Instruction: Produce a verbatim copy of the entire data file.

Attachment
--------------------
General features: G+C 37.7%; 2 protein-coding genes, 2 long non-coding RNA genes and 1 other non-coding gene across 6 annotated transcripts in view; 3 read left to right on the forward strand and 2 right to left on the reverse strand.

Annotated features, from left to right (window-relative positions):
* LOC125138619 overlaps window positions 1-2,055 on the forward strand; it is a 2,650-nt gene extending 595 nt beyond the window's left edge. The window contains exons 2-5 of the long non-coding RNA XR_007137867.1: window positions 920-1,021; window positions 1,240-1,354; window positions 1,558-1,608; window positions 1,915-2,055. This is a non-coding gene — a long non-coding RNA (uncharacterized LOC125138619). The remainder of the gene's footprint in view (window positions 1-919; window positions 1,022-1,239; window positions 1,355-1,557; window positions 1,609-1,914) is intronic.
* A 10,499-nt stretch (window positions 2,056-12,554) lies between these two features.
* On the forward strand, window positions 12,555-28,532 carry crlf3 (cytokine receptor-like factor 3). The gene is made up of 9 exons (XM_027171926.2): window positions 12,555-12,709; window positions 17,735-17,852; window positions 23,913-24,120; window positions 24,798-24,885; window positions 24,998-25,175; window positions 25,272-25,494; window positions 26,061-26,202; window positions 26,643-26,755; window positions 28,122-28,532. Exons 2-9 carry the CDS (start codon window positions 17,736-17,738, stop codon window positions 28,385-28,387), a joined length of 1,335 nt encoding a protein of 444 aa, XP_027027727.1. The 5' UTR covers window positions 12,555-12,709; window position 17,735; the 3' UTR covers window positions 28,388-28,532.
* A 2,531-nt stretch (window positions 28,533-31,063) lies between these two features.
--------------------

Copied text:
General features: G+C 37.7%; 2 protein-coding genes, 2 long non-coding RNA genes and 1 other non-coding gene across 6 annotated transcripts in view; 3 read left to right on the forward strand and 2 right to left on the reverse strand.

Annotated features, from left to right (window-relative positions):
* LOC125138619 overlaps window positions 1-2,055 on the forward strand; it is a 2,650-nt gene extending 595 nt beyond the window's left edge. The window contains exons 2-5 of the long non-coding RNA XR_007137867.1: window positions 920-1,021; window positions 1,240-1,354; window positions 1,558-1,608; window positions 1,915-2,055. This is a non-coding gene — a long non-coding RNA (uncharacterized LOC125138619). The remainder of the gene's footprint in view (window positions 1-919; window positions 1,022-1,239; window positions 1,355-1,557; window positions 1,609-1,914) is intronic.
* A 10,499-nt stretch (window positions 2,056-12,554) lies between these two features.
* On the forward strand, window positions 12,555-28,532 carry crlf3 (cytokine receptor-like factor 3). The gene is made up of 9 exons (XM_027171926.2): window positions 12,555-12,709; window positions 17,735-17,852; window positions 23,913-24,120; window positions 24,798-24,885; window positions 24,998-25,175; window positions 25,272-25,494; window positions 26,061-26,202; window positions 26,643-26,755; window positions 28,122-28,532. Exons 2-9 carry the CDS (start codon window positions 17,736-17,738, stop codon window positions 28,385-28,387), a joined length of 1,335 nt encoding a protein of 444 aa, XP_027027727.1. The 5' UTR covers window positions 12,555-12,709; window position 17,735; the 3' UTR covers window positions 28,388-28,532.
* A 2,531-nt stretch (window positions 28,533-31,063) lies between these two features.